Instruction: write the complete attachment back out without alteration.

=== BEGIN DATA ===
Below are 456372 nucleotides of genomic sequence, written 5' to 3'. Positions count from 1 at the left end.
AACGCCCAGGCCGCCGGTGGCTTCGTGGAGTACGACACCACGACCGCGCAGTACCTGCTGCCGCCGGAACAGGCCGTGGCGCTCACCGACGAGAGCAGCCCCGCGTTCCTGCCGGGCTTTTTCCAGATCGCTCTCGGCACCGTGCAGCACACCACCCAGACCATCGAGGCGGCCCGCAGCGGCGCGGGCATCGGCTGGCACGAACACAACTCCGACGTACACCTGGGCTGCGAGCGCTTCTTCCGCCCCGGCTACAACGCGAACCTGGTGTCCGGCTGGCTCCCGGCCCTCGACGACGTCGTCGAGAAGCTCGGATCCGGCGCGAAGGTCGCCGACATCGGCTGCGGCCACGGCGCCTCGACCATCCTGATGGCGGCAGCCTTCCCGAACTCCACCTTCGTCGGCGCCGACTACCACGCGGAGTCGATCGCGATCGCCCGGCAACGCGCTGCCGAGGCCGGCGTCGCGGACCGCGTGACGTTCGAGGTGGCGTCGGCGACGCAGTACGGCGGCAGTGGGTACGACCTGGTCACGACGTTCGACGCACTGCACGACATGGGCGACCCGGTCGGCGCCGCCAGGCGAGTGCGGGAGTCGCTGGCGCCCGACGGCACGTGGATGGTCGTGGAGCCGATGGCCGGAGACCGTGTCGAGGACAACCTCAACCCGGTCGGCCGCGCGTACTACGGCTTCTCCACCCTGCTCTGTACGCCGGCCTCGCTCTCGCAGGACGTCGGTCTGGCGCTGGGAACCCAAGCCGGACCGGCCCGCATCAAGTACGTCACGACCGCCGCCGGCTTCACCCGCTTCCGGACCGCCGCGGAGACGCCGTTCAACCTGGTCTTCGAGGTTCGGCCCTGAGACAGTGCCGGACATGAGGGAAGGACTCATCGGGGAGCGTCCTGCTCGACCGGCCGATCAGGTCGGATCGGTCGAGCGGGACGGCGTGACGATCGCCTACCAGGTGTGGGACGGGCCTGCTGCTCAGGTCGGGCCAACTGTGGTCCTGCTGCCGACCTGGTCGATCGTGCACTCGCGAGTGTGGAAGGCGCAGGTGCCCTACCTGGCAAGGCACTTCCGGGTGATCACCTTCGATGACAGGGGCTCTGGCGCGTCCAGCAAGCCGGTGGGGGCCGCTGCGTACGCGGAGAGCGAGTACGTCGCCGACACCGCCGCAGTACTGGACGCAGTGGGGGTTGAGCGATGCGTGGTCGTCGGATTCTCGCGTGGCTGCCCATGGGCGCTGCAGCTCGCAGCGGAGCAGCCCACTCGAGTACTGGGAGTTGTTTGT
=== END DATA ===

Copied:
Below are 456372 nucleotides of genomic sequence, written 5' to 3'. Positions count from 1 at the left end.
AACGCCCAGGCCGCCGGTGGCTTCGTGGAGTACGACACCACGACCGCGCAGTACCTGCTGCCGCCGGAACAGGCCGTGGCGCTCACCGACGAGAGCAGCCCCGCGTTCCTGCCGGGCTTTTTCCAGATCGCTCTCGGCACCGTGCAGCACACCACCCAGACCATCGAGGCGGCCCGCAGCGGCGCGGGCATCGGCTGGCACGAACACAACTCCGACGTACACCTGGGCTGCGAGCGCTTCTTCCGCCCCGGCTACAACGCGAACCTGGTGTCCGGCTGGCTCCCGGCCCTCGACGACGTCGTCGAGAAGCTCGGATCCGGCGCGAAGGTCGCCGACATCGGCTGCGGCCACGGCGCCTCGACCATCCTGATGGCGGCAGCCTTCCCGAACTCCACCTTCGTCGGCGCCGACTACCACGCGGAGTCGATCGCGATCGCCCGGCAACGCGCTGCCGAGGCCGGCGTCGCGGACCGCGTGACGTTCGAGGTGGCGTCGGCGACGCAGTACGGCGGCAGTGGGTACGACCTGGTCACGACGTTCGACGCACTGCACGACATGGGCGACCCGGTCGGCGCCGCCAGGCGAGTGCGGGAGTCGCTGGCGCCCGACGGCACGTGGATGGTCGTGGAGCCGATGGCCGGAGACCGTGTCGAGGACAACCTCAACCCGGTCGGCCGCGCGTACTACGGCTTCTCCACCCTGCTCTGTACGCCGGCCTCGCTCTCGCAGGACGTCGGTCTGGCGCTGGGAACCCAAGCCGGACCGGCCCGCATCAAGTACGTCACGACCGCCGCCGGCTTCACCCGCTTCCGGACCGCCGCGGAGACGCCGTTCAACCTGGTCTTCGAGGTTCGGCCCTGAGACAGTGCCGGACATGAGGGAAGGACTCATCGGGGAGCGTCCTGCTCGACCGGCCGATCAGGTCGGATCGGTCGAGCGGGACGGCGTGACGATCGCCTACCAGGTGTGGGACGGGCCTGCTGCTCAGGTCGGGCCAACTGTGGTCCTGCTGCCGACCTGGTCGATCGTGCACTCGCGAGTGTGGAAGGCGCAGGTGCCCTACCTGGCAAGGCACTTCCGGGTGATCACCTTCGATGACAGGGGCTCTGGCGCGTCCAGCAAGCCGGTGGGGGCCGCTGCGTACGCGGAGAGCGAGTACGTCGCCGACACCGCCGCAGTACTGGACGCAGTGGGGGTTGAGCGATGCGTGGTCGTCGGATTCTCGCGTGGCTGCCCATGGGCGCTGCAGCTCGCAGCGGAGCAGCCCACTCGAGTACTGGGAGTTGTTTGT